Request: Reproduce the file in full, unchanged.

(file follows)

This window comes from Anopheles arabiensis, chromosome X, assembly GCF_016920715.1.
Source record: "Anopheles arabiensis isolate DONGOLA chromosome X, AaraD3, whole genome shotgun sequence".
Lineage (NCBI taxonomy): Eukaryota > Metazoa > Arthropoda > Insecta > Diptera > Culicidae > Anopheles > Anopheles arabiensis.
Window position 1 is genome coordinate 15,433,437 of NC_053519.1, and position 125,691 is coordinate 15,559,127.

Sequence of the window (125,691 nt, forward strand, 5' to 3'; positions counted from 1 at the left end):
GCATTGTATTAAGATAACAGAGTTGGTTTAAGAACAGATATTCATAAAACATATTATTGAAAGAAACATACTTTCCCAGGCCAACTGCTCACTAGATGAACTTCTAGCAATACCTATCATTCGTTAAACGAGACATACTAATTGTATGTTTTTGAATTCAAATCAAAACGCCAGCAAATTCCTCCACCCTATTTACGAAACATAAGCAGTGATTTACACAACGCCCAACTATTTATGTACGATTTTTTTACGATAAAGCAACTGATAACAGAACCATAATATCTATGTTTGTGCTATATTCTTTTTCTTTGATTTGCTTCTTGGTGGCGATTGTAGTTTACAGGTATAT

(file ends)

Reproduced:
This window comes from Anopheles arabiensis, chromosome X, assembly GCF_016920715.1.
Source record: "Anopheles arabiensis isolate DONGOLA chromosome X, AaraD3, whole genome shotgun sequence".
Lineage (NCBI taxonomy): Eukaryota > Metazoa > Arthropoda > Insecta > Diptera > Culicidae > Anopheles > Anopheles arabiensis.
Window position 1 is genome coordinate 15,433,437 of NC_053519.1, and position 125,691 is coordinate 15,559,127.

Sequence of the window (125,691 nt, forward strand, 5' to 3'; positions counted from 1 at the left end):
GCATTGTATTAAGATAACAGAGTTGGTTTAAGAACAGATATTCATAAAACATATTATTGAAAGAAACATACTTTCCCAGGCCAACTGCTCACTAGATGAACTTCTAGCAATACCTATCATTCGTTAAACGAGACATACTAATTGTATGTTTTTGAATTCAAATCAAAACGCCAGCAAATTCCTCCACCCTATTTACGAAACATAAGCAGTGATTTACACAACGCCCAACTATTTATGTACGATTTTTTTACGATAAAGCAACTGATAACAGAACCATAATATCTATGTTTGTGCTATATTCTTTTTCTTTGATTTGCTTCTTGGTGGCGATTGTAGTTTACAGGTATAT